The dead leaf butterfly (Kallima inachus) is fascinating and looks amazing. When the butterfly's wings are closed, they resemble a dead leaf; however, when they are open, their secret beauty is revealed. The underwing looks like a dried leaf; it is brown and features leaf-like veins. This serves as camouflage for protection from predators. The wings are also shaped like leaves, which aids in the addition of its disguise. The butterfly always rests with its wings closed, just displaying its "leaves." The upper portion of the wings has a band of blue, orange, and black, and two white dots stand out within it.

The butterfly shows polyphenism meaning its color changes depending on the season. Its "leaves" appear to be wet dried leaves during the wet season and dry dried leaves during the dry season. It is native to the tropical regions of Southeast, East, and South Asia.

7. Queen Alexandra's Birdwing

A Male Queen Alexandra’s Birdwing

A Male Queen Alexandra’s Birdwing

With a wingspan of nearly 12 inches (1 foot), the Queen Alexandra's birdwing (Ornithoptera alexandrae), is widely regarded as the largest butterfly species on earth. It is endemic to the lowland rainforests of Papua New Guinea. This species shows sexual dimorphism, which means males and females are distinguishable. In comparison to males, females are larger, have wider, more rounded wings, and are brown in color with patches of white, whilst males are more vividly colored, with blues, yellows, and greens that are encircled by black lines. Both sexes have red hair covering their thorax. Because of its beauty, sadly, it is in danger of extinction due to over-collection.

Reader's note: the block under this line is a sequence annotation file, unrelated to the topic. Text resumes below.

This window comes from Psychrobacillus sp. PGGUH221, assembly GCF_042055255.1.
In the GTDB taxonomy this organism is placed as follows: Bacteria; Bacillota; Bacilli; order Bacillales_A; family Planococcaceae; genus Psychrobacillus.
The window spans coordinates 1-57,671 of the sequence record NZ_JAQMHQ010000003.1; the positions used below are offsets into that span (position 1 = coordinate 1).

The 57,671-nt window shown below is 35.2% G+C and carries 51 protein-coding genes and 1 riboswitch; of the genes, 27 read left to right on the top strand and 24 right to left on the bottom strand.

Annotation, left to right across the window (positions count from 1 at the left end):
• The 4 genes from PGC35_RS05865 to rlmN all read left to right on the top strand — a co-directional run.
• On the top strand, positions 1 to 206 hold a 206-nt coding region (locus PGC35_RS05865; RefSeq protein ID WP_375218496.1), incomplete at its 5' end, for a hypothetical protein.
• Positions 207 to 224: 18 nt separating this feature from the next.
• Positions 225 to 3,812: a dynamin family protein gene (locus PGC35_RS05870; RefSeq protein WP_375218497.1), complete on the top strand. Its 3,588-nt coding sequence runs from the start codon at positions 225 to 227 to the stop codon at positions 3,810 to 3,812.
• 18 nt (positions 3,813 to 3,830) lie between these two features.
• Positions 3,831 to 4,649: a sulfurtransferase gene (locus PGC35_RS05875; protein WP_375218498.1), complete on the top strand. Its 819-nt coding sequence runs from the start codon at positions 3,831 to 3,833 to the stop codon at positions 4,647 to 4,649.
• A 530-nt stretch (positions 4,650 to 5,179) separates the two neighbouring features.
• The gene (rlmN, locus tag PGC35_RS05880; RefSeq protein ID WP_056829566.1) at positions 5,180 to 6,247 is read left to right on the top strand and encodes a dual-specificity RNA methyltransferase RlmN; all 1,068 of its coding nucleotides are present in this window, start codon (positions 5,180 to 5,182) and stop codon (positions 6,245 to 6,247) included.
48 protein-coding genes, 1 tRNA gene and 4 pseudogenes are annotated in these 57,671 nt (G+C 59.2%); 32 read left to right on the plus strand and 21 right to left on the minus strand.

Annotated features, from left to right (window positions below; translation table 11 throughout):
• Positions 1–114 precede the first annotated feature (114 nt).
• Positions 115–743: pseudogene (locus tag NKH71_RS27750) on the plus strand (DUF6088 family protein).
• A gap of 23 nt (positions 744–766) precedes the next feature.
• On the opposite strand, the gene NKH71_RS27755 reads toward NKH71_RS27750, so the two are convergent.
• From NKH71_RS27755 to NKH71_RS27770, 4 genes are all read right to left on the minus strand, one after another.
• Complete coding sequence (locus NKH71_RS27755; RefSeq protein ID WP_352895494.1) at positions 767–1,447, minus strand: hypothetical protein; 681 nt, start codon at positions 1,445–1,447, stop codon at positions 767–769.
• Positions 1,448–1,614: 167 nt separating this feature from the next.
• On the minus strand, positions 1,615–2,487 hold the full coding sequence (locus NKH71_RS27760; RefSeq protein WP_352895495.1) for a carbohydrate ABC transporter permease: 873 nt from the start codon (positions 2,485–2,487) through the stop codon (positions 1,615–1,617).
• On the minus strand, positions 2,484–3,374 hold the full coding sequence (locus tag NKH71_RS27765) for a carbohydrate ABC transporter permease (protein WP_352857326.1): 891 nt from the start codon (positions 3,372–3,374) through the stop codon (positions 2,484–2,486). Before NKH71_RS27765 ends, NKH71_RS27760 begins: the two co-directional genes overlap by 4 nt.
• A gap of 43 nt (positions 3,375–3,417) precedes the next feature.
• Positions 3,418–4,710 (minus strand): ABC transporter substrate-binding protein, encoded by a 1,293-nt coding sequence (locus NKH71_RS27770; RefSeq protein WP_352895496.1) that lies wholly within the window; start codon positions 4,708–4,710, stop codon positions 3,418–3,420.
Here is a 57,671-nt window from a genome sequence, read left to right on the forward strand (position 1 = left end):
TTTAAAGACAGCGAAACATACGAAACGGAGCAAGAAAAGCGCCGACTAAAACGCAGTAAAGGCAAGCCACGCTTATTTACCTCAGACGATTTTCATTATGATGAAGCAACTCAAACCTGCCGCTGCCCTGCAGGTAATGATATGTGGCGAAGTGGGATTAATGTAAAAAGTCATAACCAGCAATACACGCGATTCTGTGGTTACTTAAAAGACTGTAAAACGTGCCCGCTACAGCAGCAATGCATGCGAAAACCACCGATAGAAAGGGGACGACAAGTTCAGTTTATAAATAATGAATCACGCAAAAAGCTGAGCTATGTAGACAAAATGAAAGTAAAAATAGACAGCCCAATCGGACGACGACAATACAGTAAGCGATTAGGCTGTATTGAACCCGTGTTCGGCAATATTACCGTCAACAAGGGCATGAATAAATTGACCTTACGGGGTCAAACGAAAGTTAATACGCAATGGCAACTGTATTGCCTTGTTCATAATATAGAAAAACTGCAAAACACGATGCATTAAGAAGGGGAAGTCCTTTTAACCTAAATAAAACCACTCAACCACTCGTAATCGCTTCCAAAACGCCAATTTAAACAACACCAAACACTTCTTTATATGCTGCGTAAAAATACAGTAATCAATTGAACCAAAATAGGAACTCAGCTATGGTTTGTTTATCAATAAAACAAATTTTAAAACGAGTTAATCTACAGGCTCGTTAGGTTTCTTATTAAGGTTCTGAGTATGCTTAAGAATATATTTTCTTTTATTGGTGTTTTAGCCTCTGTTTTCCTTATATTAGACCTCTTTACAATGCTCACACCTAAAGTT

8. Rajah Brooke’s Birdwing

A Male Rajah Brooke’s Birdwing

A Male Rajah Brooke’s Birdwing

The Rajah Brooke’s birdwing (Trogonoptera brookiana) is the national butterfly of Malaysia. Additionally, Borneo, Thailand, Myanmar, and Indonesia are home to it. This insect is huge, measuring 15 to 17 cm (5.9–6.7 in) in wingspan. Males are black with thorax that is coated in red hair, and their wings bear green, tooth-shaped patterns. Females, however, have wings that are totally brown with white patterns.

In its genus, there is only two species total; the second being is the Palawan birdwing butterfly whose males have more subtle green markings on their wings.

Sources of Information:

This content is accurate and true to the best of the author’s knowledge and is not meant to substitute for formal and individualized advice from a qualified professional.

© 2022 Errah Caunca